A book review: The Boer War

It’s very unusual that I write a book review although I read many books. Writing a book review in a photography blog goes beyond usual but since I like the unusual … ­čśë

I’m living now for fourtheenandahalf year plus almost two months in South Africa and have read many books about its history┬ábut this one about THE BOER WAR beats them all….

BoerWarDe Boeren Oorlog (The Boer War) Author: Martin Bossenbroek. Publisher: Athenaeum, Amsterdam. ISBN: 9789025369934/NUR686

I’ve read many books about the history of South Africa, virtually all written by English and Afrikaans speaking South Africans and that includes literature about the Boer War (1899-1902). But never a book written from such a wide perspective (and from a variety of angles) as this 610 pages (including >40 with footnotes and index) masterpiece. It’s written in Dutch and hopefully English translations will be on the market soon for it should be read by South Africans of all walks of life… Until so far I only read books about the subject written from British or Afrikaner perspective. This book adds the Dutch angle to both perspectives. ‘The Dutch connection’ as Bossenbroek writes plays an important role in the years before the Boer War broke out. The story is mainly based on diaries, notes, letters, memoires and articles of British war correspondent Winston Churchill, Boer commander Deneys Reitz and Willem Leyds (Dutch State Attorney in the Transvaal).

The Boer War is intriguing is many aspects. It shows clearly that history repeats itself and that every war is nothing more than a ‘power game’ (or ‘money game’ if you like) on the expense of innocent people. It also learns that the British introduced ‘concentration camps’, which they already did a few centuries before in Australia, with the difference that this time more than 40,000 people (of the estimated >200,000) died┬áin bizar circumstances┬áduring their ‘internship’; mainly children. It took over 100 years before the English government made some kind of apology … The Boer War is a ‘forgotten’ war but many used strategies (policies, etc.) were repeated (and sometimes perfected) in World Wars 1 (1914-1918) and 2 (1939-1945) by all involved parties (‘aggressors’, ‘allies’ and ‘resistance’).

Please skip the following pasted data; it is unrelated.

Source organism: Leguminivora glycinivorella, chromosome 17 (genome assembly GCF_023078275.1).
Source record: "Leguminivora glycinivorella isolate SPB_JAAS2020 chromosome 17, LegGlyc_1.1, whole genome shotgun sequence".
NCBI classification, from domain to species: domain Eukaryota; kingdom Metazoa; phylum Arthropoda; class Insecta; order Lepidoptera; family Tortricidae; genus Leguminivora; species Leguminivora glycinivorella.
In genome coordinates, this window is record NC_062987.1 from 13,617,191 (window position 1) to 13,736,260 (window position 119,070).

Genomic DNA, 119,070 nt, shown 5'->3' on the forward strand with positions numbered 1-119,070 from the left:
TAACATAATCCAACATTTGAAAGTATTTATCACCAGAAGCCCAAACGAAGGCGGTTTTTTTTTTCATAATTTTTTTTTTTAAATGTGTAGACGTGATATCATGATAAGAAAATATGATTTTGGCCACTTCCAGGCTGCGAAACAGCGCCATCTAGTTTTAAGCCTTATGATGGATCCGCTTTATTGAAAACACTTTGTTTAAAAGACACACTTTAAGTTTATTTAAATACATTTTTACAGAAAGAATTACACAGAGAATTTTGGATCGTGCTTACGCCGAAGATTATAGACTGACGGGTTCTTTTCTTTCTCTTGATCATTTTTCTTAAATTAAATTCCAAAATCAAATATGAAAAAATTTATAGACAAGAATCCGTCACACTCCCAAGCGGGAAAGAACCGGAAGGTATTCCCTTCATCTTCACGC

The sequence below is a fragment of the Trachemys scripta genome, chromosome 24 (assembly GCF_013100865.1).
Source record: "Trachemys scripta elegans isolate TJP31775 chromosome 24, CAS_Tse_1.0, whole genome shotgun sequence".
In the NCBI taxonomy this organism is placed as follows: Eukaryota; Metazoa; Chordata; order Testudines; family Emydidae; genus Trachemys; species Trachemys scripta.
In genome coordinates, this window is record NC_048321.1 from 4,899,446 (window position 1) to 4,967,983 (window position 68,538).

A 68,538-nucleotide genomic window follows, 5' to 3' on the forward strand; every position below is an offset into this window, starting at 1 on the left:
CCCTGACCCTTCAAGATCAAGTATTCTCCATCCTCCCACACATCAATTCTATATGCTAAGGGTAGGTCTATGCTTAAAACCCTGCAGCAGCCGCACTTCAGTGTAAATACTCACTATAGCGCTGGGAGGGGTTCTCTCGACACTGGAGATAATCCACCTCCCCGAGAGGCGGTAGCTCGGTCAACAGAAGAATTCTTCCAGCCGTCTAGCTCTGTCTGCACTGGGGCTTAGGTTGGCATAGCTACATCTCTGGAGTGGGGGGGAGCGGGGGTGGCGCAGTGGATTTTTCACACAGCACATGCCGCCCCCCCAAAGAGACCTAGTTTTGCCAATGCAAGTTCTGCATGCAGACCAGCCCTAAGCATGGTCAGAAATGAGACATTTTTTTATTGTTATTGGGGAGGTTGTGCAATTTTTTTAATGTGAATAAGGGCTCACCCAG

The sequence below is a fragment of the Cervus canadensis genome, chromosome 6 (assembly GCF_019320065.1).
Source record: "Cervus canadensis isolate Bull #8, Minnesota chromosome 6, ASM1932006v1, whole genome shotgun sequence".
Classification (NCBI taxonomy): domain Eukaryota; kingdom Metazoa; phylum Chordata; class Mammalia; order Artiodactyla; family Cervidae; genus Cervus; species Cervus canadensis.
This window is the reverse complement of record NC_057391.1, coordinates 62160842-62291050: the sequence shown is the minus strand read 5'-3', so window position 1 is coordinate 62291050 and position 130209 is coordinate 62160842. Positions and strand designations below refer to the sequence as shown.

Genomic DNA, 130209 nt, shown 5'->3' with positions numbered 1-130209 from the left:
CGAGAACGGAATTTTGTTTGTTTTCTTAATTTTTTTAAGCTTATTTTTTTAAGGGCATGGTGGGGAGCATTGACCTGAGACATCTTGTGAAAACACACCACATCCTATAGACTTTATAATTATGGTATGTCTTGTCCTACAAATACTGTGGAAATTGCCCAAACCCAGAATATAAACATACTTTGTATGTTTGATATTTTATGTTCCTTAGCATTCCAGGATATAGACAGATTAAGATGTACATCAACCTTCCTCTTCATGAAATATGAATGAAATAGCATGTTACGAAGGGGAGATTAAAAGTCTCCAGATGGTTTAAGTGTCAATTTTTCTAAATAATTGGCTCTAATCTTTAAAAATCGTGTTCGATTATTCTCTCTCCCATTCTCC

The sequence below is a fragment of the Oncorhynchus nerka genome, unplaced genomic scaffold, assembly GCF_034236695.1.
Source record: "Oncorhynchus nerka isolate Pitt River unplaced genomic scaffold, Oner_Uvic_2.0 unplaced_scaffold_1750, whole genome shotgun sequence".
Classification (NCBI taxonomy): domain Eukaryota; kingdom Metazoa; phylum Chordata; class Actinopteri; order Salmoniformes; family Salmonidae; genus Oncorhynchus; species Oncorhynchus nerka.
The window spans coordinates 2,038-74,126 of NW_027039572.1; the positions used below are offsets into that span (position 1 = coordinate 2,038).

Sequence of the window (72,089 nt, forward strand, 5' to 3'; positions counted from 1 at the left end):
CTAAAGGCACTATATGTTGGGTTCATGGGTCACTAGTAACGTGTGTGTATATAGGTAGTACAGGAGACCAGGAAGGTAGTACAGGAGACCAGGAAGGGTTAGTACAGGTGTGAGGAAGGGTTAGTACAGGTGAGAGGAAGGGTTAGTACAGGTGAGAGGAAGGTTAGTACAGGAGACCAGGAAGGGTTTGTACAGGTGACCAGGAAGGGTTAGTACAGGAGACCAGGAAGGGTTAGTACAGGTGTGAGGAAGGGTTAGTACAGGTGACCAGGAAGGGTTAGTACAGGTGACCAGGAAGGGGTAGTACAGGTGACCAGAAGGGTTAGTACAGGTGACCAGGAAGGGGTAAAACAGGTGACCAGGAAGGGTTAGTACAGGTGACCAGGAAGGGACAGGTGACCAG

In our previous South African residence (in a farm community near Robertson in the Western Cape) one of our neighbours once said (in Afrikaans) that a “book about Africa, South Africa included, can only be written by a true Afrikaner” ….. In essence not much has changed since the Boer War.

The (his)story of the Boer War begins in 1884 in the Amstel Hotel in Amsterdam ….

The Favorit Imaginary

Time to evaluate the interest in my images and imaginaries since I started this blog 4 months ago. According to the WordPress statistics the imaginary ‘Romancing the flower’ is the absolute topper. It was one of the first postings and also one of my favorites; already designated for online poster sales later this year. The most favorite pictures are those of the recent fires that blazed around this village. Especially the helicopter with the bucket flying into the red as a David versus Goliath scored high. The next posting, BTW, is that of an imaginary of this helicopter. The third place goes to an imaginary of my first photo ┬ámodel; Karuna with a hat the queen of Holland is jealous of.

Back to ‘Romancing the Flower’. This imaginary consists of flower elements and Clarissa (one of the dolls of the Stanford Hotel) against a mixed background of the sunset and elements of nearby Papiesvlei (farm community). Added with a moon and ‘Brigitte the Butterfly’ of Fabrikk Gassenschau; a unique outdoor theatre spectacle in Switzerland.

With the WordPress statistics at hand I also realized that the number of ‘likes’ does not tell anything about the real interest. The likes are only from other WordPress users who are logged in. The real interest goes beyond that.

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